Kings Park and Botanic Gardens

This year the Australian Museums and Galleries Association national conference is being held in Perth. I had to take this opportunity to visit Western Australia and visit some amazing cultural heritage and institutions. I haven’t left my home state of Queensland for over two years so this is going to be an extra special trip. Yesterday was my first full day in Perth. To start, I went on a walking tour of the CBD and saw so many incredible heritage buildings and laneways filled with art. Although it rained a bit in the morning, the sun came out in the afternoon which encouraged me to head to Kings Park and Botanic Gardens. I love a good botanic garden and this one certainly ticked every box and then some. I’m going to start this post with a brief history of the Garden and then focus on three main areas: Banksia Garden, Conservation Garden, and Lotterywest Federation Walkway. Overall, it was a truly wonderful way to spend the afternoon in Perth!

History & Aim

Kings Park and Botanic Garden is located on Mount Eliza, extremely close to Perth’s CBD. It offers some pretty spectacular views of Perth – especially on a day that is nice and sunny. The land that the Park and Garden now occupy belongs to the Noongar Indigenous people whose history can be traced back at least 40 000 years. There is a lot of interpretive signage throughout the Garden that tells their story and their connections to the plants on display.

The Garden officially opened on 4 October 1965, with the aim of cultivating and displaying the flora of Western Australia. There is a nursery in the Garden used for research trials and propagation of new flora. In the Garden, you can find around 3 000 species of native flora including the State’s emblem, the Kangaroo Paw. It’s also home to the State’s War Memorial and eternal flame that are situated at the entrance to the Garden. Also at the entrance, you will find the sculpture ‘Symbiotica’ created by Paul Johnson and Gail Mason in 2016. It is a stunning sculpture that stands 8m high and is meant to represent the relationship between plants and insects. It mostly consists of aluminium panels that have seed patterns laser cut onto the surface.

The layout of the park consists of lots of walkways, benches, and places to just stop and relax. The flora is grouped by regions in Western Australia or by taxonomic groupings. Regions represented include Wheatbelt, Goldfields, Stirling Ranges, Rottnest Island, and the Kimberley. One of my favourite areas was the Conservation Garden which I’ll talk about later.

Banksia Garden

I am going to start with my favourite area, the Banksia Garden. I stumbled across this while walking to the Federation Walkway and spent about half an hour just wandering through, reading all the signs. I’ll take this opportunity to say that the interpretive panels in the Garden are fantastic. Usually bright and colourful so you don’t miss them and many have original artworks from Western Australian artists. Speaking of artworks, there are also some beautiful acid-washed mosaic pavements by artist Philippa O’Brien in the Banksia Garden. Sitting on these pavements, you’ll find some benches which I only discovered through reading the website are made from salvaged banksia timber.

Banksia are native to Australia. Out of the 76 species that exist, 62 are endemic to Western Australia. My favourite Banksia was the Menzies’ Banksia. It also had, in my opinion, the best interpretive panel in this area. Referred to as ‘the jewel of kings park’ the Menzies’ Banksia is the emblem for the Garden and an absolutely stunning flower. I’m going to include an image of the interpretive panel so you can see the artworks by Philippa Nikulinsky and truly appreciate the flower’s beauty. What caught my attention with this Banksia was the orange at the bottom and pink at the top. I was so glad to see one in full bloom!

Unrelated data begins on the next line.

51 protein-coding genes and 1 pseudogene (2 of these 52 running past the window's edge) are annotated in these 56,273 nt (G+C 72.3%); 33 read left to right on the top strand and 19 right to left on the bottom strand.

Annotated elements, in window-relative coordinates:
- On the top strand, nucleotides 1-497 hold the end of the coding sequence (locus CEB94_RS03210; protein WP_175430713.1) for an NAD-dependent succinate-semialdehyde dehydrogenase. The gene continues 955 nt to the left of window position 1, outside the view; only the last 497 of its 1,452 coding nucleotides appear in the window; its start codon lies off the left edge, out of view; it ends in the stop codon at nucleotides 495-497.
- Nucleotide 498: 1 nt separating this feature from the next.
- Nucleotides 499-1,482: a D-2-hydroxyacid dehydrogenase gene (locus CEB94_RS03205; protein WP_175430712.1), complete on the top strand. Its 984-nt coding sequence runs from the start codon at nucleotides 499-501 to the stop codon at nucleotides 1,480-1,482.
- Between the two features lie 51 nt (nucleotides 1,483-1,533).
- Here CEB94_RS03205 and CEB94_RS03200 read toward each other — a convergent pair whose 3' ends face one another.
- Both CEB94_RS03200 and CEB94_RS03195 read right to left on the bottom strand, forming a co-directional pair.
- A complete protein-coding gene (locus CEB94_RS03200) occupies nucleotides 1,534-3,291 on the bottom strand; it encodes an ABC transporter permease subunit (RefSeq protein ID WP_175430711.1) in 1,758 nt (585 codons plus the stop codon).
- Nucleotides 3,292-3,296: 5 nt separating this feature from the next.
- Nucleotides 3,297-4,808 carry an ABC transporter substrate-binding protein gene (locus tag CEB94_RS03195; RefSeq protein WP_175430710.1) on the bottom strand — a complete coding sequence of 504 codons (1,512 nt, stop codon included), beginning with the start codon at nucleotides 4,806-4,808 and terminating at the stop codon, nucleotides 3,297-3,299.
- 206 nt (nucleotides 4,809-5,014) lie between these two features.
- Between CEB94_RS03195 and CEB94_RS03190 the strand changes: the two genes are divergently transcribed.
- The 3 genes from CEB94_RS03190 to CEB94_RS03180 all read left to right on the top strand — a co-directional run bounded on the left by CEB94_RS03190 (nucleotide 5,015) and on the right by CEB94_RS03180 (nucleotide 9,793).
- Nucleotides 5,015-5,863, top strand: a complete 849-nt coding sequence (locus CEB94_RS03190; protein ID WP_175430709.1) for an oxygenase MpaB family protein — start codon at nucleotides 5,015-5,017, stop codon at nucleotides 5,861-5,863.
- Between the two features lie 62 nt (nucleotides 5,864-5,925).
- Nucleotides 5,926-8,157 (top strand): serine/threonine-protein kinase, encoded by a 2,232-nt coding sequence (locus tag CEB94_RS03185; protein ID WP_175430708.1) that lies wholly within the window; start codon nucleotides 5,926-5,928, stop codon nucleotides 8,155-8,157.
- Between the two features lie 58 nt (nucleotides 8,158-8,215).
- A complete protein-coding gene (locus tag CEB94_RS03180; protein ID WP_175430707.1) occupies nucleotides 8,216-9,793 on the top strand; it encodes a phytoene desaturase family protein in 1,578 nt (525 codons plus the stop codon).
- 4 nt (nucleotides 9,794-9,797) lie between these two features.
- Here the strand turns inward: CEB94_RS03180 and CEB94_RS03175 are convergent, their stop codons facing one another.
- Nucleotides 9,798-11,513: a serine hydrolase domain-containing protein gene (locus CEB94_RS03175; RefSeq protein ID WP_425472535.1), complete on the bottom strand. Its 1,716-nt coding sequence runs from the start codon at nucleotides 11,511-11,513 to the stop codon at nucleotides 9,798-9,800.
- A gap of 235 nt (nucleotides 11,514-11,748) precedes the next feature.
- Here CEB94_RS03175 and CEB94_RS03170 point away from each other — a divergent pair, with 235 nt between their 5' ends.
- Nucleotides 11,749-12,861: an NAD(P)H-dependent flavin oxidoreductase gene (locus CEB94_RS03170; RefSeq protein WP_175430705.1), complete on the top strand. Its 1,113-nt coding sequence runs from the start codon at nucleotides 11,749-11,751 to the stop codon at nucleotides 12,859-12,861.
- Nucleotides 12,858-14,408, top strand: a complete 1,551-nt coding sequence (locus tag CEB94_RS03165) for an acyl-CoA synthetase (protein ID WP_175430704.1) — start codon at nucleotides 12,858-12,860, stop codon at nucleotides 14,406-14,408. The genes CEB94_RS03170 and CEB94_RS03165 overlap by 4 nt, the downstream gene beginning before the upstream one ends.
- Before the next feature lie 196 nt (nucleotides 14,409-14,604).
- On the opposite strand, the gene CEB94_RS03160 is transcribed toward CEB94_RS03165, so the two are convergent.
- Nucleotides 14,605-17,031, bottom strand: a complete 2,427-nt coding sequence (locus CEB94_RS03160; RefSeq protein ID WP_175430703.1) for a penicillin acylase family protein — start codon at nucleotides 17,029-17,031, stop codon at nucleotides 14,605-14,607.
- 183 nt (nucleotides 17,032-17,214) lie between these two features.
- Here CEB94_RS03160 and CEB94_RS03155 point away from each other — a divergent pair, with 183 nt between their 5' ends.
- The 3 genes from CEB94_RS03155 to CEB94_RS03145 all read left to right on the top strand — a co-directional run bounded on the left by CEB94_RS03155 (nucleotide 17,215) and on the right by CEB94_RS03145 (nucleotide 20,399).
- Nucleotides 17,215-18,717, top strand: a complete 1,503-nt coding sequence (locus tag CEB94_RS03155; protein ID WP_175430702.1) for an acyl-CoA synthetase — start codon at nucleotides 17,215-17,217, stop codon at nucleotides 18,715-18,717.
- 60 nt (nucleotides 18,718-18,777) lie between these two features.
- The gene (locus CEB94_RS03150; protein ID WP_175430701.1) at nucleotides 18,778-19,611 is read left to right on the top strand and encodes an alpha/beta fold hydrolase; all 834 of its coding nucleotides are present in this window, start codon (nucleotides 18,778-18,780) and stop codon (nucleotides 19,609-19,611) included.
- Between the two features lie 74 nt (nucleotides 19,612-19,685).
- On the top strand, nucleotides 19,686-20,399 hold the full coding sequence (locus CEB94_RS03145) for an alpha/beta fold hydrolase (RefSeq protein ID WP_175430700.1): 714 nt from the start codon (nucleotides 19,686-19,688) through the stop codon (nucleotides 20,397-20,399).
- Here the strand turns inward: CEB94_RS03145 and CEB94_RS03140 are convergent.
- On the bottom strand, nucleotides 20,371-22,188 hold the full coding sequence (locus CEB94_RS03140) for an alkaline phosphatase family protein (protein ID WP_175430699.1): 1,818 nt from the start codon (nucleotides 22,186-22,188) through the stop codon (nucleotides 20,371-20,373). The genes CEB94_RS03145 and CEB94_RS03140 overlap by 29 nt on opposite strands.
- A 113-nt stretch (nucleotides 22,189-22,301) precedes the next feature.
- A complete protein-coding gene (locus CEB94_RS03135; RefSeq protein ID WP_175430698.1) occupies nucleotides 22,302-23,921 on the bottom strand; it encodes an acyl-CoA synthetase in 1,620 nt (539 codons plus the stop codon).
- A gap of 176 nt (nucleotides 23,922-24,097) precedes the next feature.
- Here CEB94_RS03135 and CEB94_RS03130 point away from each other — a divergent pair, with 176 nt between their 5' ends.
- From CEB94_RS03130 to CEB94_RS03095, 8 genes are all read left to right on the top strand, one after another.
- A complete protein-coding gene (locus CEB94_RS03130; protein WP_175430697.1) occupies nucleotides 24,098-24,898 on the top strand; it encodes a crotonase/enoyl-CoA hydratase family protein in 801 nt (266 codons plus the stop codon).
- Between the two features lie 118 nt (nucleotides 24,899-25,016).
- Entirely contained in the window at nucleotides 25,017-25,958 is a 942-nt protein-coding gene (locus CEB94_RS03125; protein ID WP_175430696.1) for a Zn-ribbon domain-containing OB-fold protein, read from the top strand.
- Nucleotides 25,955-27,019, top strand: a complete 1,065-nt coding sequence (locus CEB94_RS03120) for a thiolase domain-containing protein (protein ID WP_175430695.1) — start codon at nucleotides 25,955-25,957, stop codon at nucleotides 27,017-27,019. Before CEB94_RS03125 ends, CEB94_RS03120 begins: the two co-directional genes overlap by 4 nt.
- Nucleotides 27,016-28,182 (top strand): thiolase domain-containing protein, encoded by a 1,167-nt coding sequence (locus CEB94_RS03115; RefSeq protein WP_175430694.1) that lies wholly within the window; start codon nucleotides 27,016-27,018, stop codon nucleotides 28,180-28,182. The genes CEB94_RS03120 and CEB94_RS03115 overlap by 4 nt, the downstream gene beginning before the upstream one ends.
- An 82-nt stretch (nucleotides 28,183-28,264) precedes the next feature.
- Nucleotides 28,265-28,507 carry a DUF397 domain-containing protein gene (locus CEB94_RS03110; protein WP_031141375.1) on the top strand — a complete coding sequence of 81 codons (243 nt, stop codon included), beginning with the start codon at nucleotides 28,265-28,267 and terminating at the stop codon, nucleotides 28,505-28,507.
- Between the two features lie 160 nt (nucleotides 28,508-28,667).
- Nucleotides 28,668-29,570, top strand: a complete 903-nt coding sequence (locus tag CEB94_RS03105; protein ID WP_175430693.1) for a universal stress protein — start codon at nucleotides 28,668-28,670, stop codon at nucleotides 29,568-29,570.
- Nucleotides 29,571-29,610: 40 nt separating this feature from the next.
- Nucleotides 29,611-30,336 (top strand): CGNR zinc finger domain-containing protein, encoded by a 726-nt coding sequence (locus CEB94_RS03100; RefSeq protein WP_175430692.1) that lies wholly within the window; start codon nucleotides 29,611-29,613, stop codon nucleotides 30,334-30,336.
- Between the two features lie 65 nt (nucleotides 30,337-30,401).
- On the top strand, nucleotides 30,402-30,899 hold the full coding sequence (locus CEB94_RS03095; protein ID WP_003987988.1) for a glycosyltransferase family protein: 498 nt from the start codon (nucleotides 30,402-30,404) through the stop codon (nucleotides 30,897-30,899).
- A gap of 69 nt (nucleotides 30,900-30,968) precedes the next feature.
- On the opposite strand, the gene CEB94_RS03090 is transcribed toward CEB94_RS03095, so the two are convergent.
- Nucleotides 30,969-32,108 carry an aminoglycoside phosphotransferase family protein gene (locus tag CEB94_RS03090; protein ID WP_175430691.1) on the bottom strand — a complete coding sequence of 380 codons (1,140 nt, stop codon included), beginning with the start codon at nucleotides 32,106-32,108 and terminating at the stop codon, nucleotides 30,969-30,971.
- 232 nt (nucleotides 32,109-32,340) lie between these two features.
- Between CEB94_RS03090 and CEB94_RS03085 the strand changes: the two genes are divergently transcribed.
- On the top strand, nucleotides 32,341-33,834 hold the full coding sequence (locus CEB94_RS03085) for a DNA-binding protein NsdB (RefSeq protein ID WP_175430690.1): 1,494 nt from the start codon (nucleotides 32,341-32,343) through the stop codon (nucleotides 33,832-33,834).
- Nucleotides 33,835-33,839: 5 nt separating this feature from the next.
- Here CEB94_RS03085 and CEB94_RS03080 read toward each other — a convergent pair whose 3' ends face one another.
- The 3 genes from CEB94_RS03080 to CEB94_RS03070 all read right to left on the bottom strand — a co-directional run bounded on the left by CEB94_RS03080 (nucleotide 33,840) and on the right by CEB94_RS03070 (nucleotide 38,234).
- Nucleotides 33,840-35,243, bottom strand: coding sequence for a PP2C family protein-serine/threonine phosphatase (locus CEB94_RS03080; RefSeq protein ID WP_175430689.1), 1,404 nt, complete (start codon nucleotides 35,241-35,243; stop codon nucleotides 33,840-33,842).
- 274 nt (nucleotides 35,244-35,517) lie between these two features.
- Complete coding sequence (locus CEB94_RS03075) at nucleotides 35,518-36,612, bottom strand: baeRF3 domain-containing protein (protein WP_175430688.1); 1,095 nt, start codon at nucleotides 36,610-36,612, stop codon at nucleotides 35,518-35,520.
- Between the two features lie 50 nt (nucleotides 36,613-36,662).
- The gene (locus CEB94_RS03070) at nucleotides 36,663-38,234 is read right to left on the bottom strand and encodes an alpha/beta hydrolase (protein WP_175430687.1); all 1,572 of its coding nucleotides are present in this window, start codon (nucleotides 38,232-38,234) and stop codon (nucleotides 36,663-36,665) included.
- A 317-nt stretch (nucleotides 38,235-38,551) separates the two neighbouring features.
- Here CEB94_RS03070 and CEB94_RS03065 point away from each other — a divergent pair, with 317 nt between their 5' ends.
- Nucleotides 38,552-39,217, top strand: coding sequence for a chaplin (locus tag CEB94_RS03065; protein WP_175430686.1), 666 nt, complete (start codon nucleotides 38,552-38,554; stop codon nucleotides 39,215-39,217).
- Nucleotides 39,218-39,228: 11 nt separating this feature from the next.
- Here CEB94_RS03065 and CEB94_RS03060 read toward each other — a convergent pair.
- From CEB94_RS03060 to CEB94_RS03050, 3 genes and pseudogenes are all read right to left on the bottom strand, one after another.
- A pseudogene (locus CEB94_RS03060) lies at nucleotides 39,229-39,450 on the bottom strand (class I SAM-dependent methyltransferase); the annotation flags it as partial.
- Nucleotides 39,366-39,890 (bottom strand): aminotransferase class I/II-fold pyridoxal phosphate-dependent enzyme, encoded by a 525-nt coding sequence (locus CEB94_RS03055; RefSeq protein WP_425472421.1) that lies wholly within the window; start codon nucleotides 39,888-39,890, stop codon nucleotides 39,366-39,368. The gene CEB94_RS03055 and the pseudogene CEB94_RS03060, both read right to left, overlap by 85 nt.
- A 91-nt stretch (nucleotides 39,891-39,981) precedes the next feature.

Conservation Garden

Another area I spent a lot of time exploring was the Conservation Garden. There are approximately 400 species of endangered plants here grouped according to their region. Again, there are great interpretive panels that, in this case, explain the conservation rating system for these plants and why they have been included in this garden. According to the sign, this area only contains Declared Rare Flora – that is plants which are considered critically endangered, endangered, or vulnerable. Amazing work is being done at the Garden using DNA analysis and tissue culture to help guide these plants away from extinction.

I had a few favourite plants in this area but I only took a photo of Hookpoint Poison. See below.

LotteryWest Federation Walkway

Last, but not least, we have the LotteryWest Federation Walkway. This is a treetop walk with glass walls so you can see out through the side and over the Garden. You also get some great views of South Perth and the Swan River. I really enjoyed walking across this bridge and seeing the Garden from above. It’s always nice to see things from a different perspective and I think, for me, it made me very aware of just how large the Garden is and the diversity of plants and trees contained within.

Visiting

If you are heading to Perth then definitely visit the Garden. Take a picnic, and enjoy a sunny afternoon surrounded by nature. The Garden is open 24 hours a day and is easily accessed by a free ‘Blue CAT’ bus you can catch from Perth’s CBD.

Entry to the Garden is free and it is quite accessible. Wheelchair access is available in most buildings and in BBQ and parkland precincts.

Check their website before you visit as there are a lot of free events, festivals, etc!

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